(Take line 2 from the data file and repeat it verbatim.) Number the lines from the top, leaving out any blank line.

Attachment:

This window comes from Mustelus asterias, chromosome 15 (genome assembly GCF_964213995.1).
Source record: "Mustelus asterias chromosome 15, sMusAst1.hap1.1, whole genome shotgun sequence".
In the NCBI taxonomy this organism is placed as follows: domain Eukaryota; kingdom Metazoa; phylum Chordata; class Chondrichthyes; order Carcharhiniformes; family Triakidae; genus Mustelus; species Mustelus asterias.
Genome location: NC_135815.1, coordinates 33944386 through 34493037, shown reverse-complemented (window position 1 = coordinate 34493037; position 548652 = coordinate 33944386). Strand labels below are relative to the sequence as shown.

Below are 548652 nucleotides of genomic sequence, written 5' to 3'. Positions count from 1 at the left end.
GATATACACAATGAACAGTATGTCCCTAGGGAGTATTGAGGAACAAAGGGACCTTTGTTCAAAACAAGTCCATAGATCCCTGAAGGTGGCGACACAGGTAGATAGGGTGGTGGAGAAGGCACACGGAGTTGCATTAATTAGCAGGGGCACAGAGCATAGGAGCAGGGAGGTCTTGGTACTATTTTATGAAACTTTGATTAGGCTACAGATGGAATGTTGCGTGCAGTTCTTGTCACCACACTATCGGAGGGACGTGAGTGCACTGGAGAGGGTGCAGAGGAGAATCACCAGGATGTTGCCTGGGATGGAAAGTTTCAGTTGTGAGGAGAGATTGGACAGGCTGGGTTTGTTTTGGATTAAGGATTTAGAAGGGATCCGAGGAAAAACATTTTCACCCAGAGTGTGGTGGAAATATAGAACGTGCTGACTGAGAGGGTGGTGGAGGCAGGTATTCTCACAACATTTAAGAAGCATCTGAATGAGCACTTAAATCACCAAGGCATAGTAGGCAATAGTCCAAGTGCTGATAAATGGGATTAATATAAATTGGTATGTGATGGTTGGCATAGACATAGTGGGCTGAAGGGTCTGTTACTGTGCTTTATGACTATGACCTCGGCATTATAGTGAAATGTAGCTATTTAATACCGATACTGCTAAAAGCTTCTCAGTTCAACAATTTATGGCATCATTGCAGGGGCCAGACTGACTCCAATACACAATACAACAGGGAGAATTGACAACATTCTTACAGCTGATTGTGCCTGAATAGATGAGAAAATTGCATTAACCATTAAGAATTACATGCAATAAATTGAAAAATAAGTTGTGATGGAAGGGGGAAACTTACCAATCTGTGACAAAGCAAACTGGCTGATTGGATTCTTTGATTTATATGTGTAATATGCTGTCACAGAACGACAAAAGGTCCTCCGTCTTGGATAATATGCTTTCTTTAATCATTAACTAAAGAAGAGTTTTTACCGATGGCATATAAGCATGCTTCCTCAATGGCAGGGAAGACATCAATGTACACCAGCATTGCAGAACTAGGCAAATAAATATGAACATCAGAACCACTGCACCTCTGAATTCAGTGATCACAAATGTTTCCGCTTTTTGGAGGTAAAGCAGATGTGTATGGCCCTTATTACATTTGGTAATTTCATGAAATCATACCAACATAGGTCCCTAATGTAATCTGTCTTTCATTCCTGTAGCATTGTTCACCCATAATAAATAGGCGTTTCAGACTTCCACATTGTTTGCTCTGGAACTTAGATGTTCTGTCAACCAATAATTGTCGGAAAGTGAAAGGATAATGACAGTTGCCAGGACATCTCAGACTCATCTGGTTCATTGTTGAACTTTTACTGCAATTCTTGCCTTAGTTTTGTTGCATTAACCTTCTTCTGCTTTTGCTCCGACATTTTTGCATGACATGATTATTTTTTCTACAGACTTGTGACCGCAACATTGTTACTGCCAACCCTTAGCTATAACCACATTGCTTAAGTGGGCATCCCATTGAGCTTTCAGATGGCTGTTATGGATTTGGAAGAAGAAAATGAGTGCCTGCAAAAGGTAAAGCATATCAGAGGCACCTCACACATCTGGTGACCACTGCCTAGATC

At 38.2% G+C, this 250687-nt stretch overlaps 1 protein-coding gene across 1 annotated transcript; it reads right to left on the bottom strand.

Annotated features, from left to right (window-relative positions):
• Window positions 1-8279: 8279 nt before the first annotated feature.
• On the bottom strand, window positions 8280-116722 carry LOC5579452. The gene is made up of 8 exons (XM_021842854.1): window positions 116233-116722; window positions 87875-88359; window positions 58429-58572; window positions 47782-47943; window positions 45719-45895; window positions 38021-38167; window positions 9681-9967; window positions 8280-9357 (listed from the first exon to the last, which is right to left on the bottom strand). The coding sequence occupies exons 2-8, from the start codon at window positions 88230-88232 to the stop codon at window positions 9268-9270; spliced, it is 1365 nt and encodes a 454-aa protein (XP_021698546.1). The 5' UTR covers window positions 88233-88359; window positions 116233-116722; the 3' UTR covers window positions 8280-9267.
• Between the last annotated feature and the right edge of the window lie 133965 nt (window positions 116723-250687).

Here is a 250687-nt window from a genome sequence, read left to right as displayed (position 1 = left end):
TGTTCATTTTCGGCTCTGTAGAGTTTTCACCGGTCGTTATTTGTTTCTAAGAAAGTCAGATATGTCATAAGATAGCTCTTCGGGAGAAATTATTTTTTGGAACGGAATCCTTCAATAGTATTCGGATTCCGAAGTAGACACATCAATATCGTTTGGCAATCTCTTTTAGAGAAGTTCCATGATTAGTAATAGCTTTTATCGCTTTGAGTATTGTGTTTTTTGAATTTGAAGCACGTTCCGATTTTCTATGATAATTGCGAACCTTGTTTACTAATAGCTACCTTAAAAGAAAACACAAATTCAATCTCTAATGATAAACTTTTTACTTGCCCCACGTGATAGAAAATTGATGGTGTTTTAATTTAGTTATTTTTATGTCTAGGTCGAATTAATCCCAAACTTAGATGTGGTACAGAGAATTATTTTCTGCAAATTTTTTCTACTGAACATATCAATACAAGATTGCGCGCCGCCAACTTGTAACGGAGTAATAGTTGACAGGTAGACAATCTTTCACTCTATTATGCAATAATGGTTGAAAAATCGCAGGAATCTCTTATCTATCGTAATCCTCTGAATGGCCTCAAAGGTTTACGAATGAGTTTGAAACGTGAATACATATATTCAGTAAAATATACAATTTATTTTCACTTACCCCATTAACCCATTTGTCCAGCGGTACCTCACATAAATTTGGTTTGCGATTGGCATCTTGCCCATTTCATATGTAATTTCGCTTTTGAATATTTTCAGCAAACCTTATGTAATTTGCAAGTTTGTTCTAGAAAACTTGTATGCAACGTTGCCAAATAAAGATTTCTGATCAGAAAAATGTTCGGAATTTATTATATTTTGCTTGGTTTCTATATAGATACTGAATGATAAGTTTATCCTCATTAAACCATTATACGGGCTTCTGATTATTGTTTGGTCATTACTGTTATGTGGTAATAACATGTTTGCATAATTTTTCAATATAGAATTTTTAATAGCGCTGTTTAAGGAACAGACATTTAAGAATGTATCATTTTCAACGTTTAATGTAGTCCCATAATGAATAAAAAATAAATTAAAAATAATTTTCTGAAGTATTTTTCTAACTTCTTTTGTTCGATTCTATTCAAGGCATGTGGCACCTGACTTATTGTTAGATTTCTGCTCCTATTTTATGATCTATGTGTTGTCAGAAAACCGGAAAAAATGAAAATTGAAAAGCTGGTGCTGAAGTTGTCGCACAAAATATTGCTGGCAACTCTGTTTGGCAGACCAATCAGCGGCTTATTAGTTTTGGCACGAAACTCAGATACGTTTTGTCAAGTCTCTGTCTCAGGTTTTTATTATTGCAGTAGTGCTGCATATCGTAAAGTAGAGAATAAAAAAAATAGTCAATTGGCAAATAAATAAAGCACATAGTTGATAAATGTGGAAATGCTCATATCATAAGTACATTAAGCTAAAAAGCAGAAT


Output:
Source record: "Mustelus asterias chromosome 15, sMusAst1.hap1.1, whole genome shotgun sequence".